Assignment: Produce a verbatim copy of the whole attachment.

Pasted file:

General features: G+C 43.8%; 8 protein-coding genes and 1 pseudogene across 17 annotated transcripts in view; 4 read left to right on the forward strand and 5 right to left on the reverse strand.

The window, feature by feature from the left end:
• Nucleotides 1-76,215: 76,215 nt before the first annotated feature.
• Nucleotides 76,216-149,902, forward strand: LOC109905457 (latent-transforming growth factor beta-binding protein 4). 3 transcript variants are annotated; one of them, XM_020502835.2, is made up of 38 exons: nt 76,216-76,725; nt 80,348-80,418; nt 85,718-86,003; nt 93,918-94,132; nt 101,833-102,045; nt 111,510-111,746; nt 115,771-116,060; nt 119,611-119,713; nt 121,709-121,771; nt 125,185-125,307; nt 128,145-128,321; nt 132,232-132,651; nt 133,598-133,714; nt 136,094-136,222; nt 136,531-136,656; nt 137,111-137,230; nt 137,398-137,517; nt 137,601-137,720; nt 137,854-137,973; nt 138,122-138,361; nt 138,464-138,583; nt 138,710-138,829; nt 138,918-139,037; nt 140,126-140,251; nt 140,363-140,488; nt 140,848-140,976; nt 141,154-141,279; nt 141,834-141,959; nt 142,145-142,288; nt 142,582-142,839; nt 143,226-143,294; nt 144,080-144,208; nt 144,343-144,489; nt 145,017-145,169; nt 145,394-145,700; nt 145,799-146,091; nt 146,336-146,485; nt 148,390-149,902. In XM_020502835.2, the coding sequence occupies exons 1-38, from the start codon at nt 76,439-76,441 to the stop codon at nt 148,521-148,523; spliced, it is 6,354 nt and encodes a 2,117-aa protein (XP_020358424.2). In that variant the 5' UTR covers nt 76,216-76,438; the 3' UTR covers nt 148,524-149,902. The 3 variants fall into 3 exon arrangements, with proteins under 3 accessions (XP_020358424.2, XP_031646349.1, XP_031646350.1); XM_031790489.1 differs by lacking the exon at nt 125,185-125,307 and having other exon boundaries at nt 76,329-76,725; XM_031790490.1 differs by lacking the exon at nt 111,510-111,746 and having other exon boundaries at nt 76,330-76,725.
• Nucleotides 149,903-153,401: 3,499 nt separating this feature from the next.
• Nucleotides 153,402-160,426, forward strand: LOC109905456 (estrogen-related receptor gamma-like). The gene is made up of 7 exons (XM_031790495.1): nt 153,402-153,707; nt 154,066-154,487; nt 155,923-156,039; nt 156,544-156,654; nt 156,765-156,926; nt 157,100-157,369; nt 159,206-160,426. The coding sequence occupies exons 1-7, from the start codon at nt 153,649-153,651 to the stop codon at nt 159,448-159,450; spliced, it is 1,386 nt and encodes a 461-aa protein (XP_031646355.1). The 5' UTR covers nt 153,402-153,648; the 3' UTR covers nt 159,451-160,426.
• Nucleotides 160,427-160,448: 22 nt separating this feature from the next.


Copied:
General features: G+C 43.8%; 8 protein-coding genes and 1 pseudogene across 17 annotated transcripts in view; 4 read left to right on the forward strand and 5 right to left on the reverse strand.

The window, feature by feature from the left end:
• Nucleotides 1-76,215: 76,215 nt before the first annotated feature.
• Nucleotides 76,216-149,902, forward strand: LOC109905457 (latent-transforming growth factor beta-binding protein 4). 3 transcript variants are annotated; one of them, XM_020502835.2, is made up of 38 exons: nt 76,216-76,725; nt 80,348-80,418; nt 85,718-86,003; nt 93,918-94,132; nt 101,833-102,045; nt 111,510-111,746; nt 115,771-116,060; nt 119,611-119,713; nt 121,709-121,771; nt 125,185-125,307; nt 128,145-128,321; nt 132,232-132,651; nt 133,598-133,714; nt 136,094-136,222; nt 136,531-136,656; nt 137,111-137,230; nt 137,398-137,517; nt 137,601-137,720; nt 137,854-137,973; nt 138,122-138,361; nt 138,464-138,583; nt 138,710-138,829; nt 138,918-139,037; nt 140,126-140,251; nt 140,363-140,488; nt 140,848-140,976; nt 141,154-141,279; nt 141,834-141,959; nt 142,145-142,288; nt 142,582-142,839; nt 143,226-143,294; nt 144,080-144,208; nt 144,343-144,489; nt 145,017-145,169; nt 145,394-145,700; nt 145,799-146,091; nt 146,336-146,485; nt 148,390-149,902. In XM_020502835.2, the coding sequence occupies exons 1-38, from the start codon at nt 76,439-76,441 to the stop codon at nt 148,521-148,523; spliced, it is 6,354 nt and encodes a 2,117-aa protein (XP_020358424.2). In that variant the 5' UTR covers nt 76,216-76,438; the 3' UTR covers nt 148,524-149,902. The 3 variants fall into 3 exon arrangements, with proteins under 3 accessions (XP_020358424.2, XP_031646349.1, XP_031646350.1); XM_031790489.1 differs by lacking the exon at nt 125,185-125,307 and having other exon boundaries at nt 76,329-76,725; XM_031790490.1 differs by lacking the exon at nt 111,510-111,746 and having other exon boundaries at nt 76,330-76,725.
• Nucleotides 149,903-153,401: 3,499 nt separating this feature from the next.
• Nucleotides 153,402-160,426, forward strand: LOC109905456 (estrogen-related receptor gamma-like). The gene is made up of 7 exons (XM_031790495.1): nt 153,402-153,707; nt 154,066-154,487; nt 155,923-156,039; nt 156,544-156,654; nt 156,765-156,926; nt 157,100-157,369; nt 159,206-160,426. The coding sequence occupies exons 1-7, from the start codon at nt 153,649-153,651 to the stop codon at nt 159,448-159,450; spliced, it is 1,386 nt and encodes a 461-aa protein (XP_031646355.1). The 5' UTR covers nt 153,402-153,648; the 3' UTR covers nt 159,451-160,426.
• Nucleotides 160,427-160,448: 22 nt separating this feature from the next.